In the present work, the BRT method proved to be efficient to predict the habitat suitability of C. fluminea in the Araçá Lagoon with few environmental variables. The efficiency came from the ability to handle with different types of predictor and extreme outliers. According Elith et al. (2008), the advantage mainly comes from fitting multiple trees that overcome the drawback of one single solution that could have a relatively poor predictive performance. The BRT produces hundreds or thousands of decision trees, and the final solution is not a consensus, but the sum of solutions from each partial tree developed from a subset of data. The BRT method is also flexible because it could use different types of predictors and work with missing values, can handle with outliers and non-linear responses, and do not need data transformation (Moisen and Frescino, 2002; Friedman and Meulman, 2003; Leathwick et al., 2006; De’ath, 2007; Elith et al., 2008; Frankling and Miller, 2009). These attributes make the methodology very robust for prediction based in a specific data set, as for weather forecast, but imply additional obstacles for comparison purpose as no one can handle, or print, the enormous set of decision trees that comprise the final solution. Also, the BRT models are Machine Learning methods and lack p values, coefficients and degrees of freedom, becoming hard to compare with traditional modeling approaches derived from regression. In our case, we overcame this using a general measure of accuracy, RMSE, to compare the models.

We found differences between the predicted values from the BRT model and the predicted values from the interpolated predictors. The majority of HSM studies use predictors’ layers ready to use, extracting the information to fit models from those layers. Here we fitted models with real observations, generating interpolated layers data in order to feed the prediction model. As we detected differences between observed data and the interpolated predictors, resulting in bias concerning the descriptor maps, this was corrected trough a GAM empirical function. In this case, two nested methodologies gave rise to more accurate predictions, resulting in sharp distributional patterns as shown in Figure 6.

Considering the selected environmental predictors in the present study, the percentage of sand (Pcsand) was the predictor with greater influence on C. fluminea distribution (Figure 4) followed by the sedimentary organic matter content (OMC). The OMC had a negative effect on the habitat suitability for C. fluminea, a pattern already described by Britton and Morton (1982), Cohen et al. (1984), Mansur et al. (1994) and Cataldo et al. (2001). Areas with low organic matter content, considering lentic conditions, could be the product of increased hydrological dynamics, with low deposition of fine particles, limnological features that emulate lotic environments. The occurrences of C. fluminea at those locations can be understood as a consequence of their primary life history, associated with lotic environments in Asia.

According to our findings, C. fluminea prefers habitats where sand is predominant and average grain size range between 80-140 μ, in agreement with Cataldo et al. (2001). Shirmer (1996) detected high mortality in muddy habitats, and this information could explain the preference of C. fluminea for sandy environments with low amounts of organic matter. The preference of C. fluminea for sandy habitats was described by Cenzano and Würdig (2006) and Duarte and Diefenbach (1994). The sediment characteristics describe the amount of energy transferred to the bottom: larger sand grains indicate habitats with increased water dynamics, and smaller grains indicate depositional habitats. As described for Anodonta anatina (Englund and Heino, 1996), the species could be favored by flowing water currents due to energy savings related to filtering movements.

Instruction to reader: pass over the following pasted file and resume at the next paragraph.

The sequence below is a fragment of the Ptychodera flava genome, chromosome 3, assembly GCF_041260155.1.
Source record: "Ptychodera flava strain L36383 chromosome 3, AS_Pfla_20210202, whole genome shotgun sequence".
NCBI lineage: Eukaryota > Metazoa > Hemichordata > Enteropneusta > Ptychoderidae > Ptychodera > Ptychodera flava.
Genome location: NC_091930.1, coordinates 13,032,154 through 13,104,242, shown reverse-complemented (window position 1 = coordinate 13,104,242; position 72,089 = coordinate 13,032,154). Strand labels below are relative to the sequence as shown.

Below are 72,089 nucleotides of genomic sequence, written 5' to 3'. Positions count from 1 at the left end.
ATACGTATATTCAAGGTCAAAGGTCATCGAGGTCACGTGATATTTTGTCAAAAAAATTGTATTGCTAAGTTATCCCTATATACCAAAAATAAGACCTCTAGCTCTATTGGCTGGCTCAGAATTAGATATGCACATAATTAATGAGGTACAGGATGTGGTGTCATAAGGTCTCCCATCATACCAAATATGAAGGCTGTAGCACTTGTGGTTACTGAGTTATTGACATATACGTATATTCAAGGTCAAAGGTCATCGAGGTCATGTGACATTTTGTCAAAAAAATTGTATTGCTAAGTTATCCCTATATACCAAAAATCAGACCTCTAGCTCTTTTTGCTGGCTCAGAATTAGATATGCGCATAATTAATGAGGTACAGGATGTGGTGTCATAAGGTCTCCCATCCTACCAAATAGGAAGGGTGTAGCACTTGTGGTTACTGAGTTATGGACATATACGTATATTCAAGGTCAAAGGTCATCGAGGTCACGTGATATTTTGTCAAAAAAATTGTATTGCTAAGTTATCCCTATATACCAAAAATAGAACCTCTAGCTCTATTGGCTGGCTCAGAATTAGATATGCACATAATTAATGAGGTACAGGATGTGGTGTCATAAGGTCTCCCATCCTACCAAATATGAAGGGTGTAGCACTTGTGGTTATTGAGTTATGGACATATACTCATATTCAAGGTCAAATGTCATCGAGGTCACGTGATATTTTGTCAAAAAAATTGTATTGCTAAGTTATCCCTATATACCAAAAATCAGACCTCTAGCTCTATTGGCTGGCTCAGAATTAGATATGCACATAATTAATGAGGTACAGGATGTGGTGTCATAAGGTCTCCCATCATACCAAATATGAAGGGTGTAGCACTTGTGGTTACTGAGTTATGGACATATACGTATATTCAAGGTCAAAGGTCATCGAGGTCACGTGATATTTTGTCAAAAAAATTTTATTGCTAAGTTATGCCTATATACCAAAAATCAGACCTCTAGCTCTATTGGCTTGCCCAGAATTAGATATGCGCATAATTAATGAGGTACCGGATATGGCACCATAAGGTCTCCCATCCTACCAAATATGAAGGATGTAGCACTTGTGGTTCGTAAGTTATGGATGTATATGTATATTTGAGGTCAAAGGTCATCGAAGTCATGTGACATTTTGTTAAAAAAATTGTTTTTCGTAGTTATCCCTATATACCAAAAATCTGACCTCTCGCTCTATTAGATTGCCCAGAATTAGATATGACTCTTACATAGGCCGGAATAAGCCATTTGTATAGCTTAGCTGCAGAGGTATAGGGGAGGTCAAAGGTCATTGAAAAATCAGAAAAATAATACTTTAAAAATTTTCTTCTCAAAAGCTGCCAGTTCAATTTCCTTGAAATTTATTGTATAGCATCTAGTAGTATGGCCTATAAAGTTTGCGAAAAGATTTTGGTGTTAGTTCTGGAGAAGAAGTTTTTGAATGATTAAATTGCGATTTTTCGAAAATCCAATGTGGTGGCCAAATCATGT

The wind is a key factor that determines the shape and the hydrodynamics in coastal laggons (Schwarzbold and Schäfer, 1984), by disturbing the benthic habitats, this influence loses its power as increases the depth. In the central area of the lagoon, with larger deeps and deposition of fine sediments, the species showed low densities. According to our model, C. fluminea occurrences tend to be higher in depths ranging from 1.0m to ~1.5m, avoiding deeper areas with depositional patterns, where wave energy is not strong enough to suspend clay, silt and organic matter.

We observed a niche overlapping of C. fluminea with native clam species: C. martensi, N. limosa and A. trapesialis. The PCA (Figure 7) showed occurrences in the same parameters range, once C. fluminea occurs in all environmental range conditions occupied by native species, a pattern already described by Lercari and Bergamino (2011). As known as an aggressive invasive species, occurring in high abundances and with efficient dispersion capabilities (Cataldo and Boltovskoy, 1998), this species has dispersion advantages over N. limosa, with no free larval stage and juveniles immediately adopting the benthic phase, what limits dispersion and determines an aggregate spatial distribution (Parodiz and Hennings, 1965).

According to our results, we selected an adequate model to describe the habitat suitability of C. fluminea in a shallow coastal lagoon in southern Brazil. The clam C. fluminea preferred sandy habitats, showing coarser granulometry, and reduced amounts of organic matter in the sediment. Also we described that C. fluminea has a wide range of habitat suitability when compared to the native clam species. In a broad sense, the invasive C. fluminea represents a threat to native clam species in a dimension still not measured in southern coastal lagoons. Unfortunately, historical demographic data of native clams in coastal lagoons of southern Brazil are not widely available, and a feasible abundance reduction of native clams, in the same way that C. fluminea became the dominant clam species, is not documented.


We wish to thank Jane Elith by the comments and the help with the functions of ‘gbm’ package. We also want to acknowledge Fundação de Amparo à Pesquisa do Rio Grande do Sul (FAPERGS) for the grant (no. 01/0328.0) for the sampling campaigns and Conselho Nacional de Desenvolvimento Científico e Tecnológico (CNPq) for the fellowships to T.C.L.S. (no. 140440/2011-9), T.P.A. (no. 140389/2011-3), and N.F.F. (no. 307485/2014-5).

(With 7 figures)


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Received: January 29, 2015; Accepted: June 30, 2015